johnsfine 08-14-2011 08:49 AM

Quote:

Originally Posted by nazijew (Post 4442320)
is it really much difference between 64 and 32 having 4GB of ram?

No. For most uses, the performance difference would be small.
Quote:


If not much difference would you prefer a 32-bit because they are more compatible and have more applications ... etc.

No. Applications, add-ons, device drivers, etc. that are harder to install in 64 bit are rare, and those that won't work at all in 64-bit even rarer. You probably won't have any compatibility issues with 64 bit.

Quote:

Originally Posted by Wim Sturkenboom (Post 4442348)
As far as I know, standard 32 bit kernels don't support more than 3GB memory. You need a PAE kernel for that.

So if you have 4GB ram and want 32-bit Linux, select a PAE kernel. That isn't a big deal. It shouldn't complicate the 32-bit vs. 64-bit decision.

Also to clarify that phrase "don't support more than 3GB":
1) With or without PAE a 32 bit Linux supports only 3GB virtual memory per process. That is usually not an issue for ordinary users. More than 3GB physical is useful despite that limit because of caching and running multiple tasks.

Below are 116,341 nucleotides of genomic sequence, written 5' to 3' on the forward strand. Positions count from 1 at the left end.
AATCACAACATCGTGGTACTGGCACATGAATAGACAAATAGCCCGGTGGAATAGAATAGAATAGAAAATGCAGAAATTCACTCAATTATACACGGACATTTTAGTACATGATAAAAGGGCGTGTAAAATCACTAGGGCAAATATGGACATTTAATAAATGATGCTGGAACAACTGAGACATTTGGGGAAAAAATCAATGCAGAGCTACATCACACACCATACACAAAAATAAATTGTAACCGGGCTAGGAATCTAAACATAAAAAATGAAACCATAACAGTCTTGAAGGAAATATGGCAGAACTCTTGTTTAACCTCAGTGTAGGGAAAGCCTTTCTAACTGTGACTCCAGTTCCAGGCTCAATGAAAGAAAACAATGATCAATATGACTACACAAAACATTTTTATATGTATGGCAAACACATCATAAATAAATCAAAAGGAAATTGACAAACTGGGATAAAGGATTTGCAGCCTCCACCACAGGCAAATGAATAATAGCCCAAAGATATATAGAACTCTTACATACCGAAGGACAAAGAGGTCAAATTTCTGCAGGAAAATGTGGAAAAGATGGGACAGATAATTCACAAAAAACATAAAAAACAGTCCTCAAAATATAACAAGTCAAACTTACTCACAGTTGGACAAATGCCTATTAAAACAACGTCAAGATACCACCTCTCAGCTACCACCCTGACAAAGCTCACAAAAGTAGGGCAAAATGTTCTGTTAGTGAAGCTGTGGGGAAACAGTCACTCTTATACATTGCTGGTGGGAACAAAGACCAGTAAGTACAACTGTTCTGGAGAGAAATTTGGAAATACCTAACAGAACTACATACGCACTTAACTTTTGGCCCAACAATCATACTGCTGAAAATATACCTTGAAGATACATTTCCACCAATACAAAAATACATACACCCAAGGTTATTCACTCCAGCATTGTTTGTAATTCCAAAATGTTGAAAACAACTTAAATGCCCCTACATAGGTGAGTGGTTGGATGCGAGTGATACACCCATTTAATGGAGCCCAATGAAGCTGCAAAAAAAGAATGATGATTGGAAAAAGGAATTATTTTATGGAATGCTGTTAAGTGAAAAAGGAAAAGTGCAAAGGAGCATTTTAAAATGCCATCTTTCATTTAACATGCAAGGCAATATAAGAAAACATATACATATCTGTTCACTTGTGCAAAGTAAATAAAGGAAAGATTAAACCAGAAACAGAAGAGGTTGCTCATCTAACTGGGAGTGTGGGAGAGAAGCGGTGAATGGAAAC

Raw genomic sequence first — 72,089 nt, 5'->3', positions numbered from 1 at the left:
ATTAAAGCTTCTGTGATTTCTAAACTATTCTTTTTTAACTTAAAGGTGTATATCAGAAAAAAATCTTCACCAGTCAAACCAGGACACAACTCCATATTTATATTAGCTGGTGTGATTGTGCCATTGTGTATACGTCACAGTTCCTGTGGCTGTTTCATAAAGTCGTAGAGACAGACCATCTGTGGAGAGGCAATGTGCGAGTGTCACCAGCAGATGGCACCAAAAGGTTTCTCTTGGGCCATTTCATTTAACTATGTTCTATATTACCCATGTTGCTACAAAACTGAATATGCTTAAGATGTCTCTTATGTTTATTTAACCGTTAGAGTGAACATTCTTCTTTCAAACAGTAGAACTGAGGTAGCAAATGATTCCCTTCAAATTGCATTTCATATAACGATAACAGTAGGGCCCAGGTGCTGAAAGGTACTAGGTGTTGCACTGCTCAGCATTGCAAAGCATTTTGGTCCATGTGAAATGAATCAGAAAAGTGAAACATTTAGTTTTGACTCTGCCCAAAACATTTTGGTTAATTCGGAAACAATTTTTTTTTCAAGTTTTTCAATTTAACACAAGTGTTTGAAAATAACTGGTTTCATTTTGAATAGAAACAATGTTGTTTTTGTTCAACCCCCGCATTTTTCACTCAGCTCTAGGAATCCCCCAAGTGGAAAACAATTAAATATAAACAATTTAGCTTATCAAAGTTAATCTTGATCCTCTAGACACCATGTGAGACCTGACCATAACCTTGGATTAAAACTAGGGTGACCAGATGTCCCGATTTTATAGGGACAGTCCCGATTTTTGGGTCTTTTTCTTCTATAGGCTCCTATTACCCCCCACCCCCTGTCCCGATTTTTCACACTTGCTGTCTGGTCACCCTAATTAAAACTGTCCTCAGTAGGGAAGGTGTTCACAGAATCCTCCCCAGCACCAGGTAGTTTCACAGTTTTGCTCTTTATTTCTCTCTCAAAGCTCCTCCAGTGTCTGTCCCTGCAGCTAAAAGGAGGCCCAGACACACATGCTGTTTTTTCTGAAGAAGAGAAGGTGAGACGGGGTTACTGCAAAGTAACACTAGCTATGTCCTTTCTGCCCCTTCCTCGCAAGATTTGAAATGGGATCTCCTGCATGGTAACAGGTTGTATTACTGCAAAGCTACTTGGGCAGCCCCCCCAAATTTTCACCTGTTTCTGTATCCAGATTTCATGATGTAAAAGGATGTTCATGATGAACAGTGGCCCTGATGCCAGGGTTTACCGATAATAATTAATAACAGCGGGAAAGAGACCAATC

2) Without PAE, the amount of physical ram supported by 32-bit Linux is determined by details of BIOS design. It varies a lot among BIOSs. I recall seeing as low as 2.75GB and as high as 3.75GB. (I probably have seen even higher and lower and forgotten). Around 3.5GB is common.

Quote:

Originally Posted by ReaperX7 (Post 4442357)
Some systems do offer a multilib option, but realistically you'll never really benefit from using it.

Most 64-bit distributions of Linux are multilib. I've never used one that wasn't. I expect there would be a few more applications that aren't available if you choose a non multilib distribution.

Some applications run faster in 32-bit mode than 64-bit mode. In Windows, where I've done more testing, such applications run fastest as a 32-bit app in a 64-bit OS; slightly slower as 32-bit app in 32-bit OS, and even slower as 64-bit app in 64-bit OS. I expect the same is true in Linux, but I'm not sure.